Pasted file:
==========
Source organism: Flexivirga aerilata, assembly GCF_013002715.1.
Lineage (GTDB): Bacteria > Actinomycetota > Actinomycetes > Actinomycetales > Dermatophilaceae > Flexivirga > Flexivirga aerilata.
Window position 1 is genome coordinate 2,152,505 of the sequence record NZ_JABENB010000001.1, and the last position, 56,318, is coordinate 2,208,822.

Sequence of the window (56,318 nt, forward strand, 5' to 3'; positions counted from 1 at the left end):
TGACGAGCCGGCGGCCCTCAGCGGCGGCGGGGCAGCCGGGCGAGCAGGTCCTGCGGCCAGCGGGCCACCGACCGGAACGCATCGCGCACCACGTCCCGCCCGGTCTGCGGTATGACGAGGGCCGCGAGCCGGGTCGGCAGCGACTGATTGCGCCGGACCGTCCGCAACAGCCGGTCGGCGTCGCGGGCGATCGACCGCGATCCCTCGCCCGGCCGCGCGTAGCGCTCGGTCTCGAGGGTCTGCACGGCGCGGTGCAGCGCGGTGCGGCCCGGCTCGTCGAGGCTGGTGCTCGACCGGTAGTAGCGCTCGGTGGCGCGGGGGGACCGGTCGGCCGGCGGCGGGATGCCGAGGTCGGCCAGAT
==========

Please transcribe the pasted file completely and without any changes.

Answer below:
Source organism: Flexivirga aerilata, assembly GCF_013002715.1.
Lineage (GTDB): Bacteria > Actinomycetota > Actinomycetes > Actinomycetales > Dermatophilaceae > Flexivirga > Flexivirga aerilata.
Window position 1 is genome coordinate 2,152,505 of the sequence record NZ_JABENB010000001.1, and the last position, 56,318, is coordinate 2,208,822.

Sequence of the window (56,318 nt, forward strand, 5' to 3'; positions counted from 1 at the left end):
TGACGAGCCGGCGGCCCTCAGCGGCGGCGGGGCAGCCGGGCGAGCAGGTCCTGCGGCCAGCGGGCCACCGACCGGAACGCATCGCGCACCACGTCCCGCCCGGTCTGCGGTATGACGAGGGCCGCGAGCCGGGTCGGCAGCGACTGATTGCGCCGGACCGTCCGCAACAGCCGGTCGGCGTCGCGGGCGATCGACCGCGATCCCTCGCCCGGCCGCGCGTAGCGCTCGGTCTCGAGGGTCTGCACGGCGCGGTGCAGCGCGGTGCGGCCCGGCTCGTCGAGGCTGGTGCTCGACCGGTAGTAGCGCTCGGTGGCGCGGGGGGACCGGTCGGCCGGCGGCGGGATGCCGAGGTCGGCCAGAT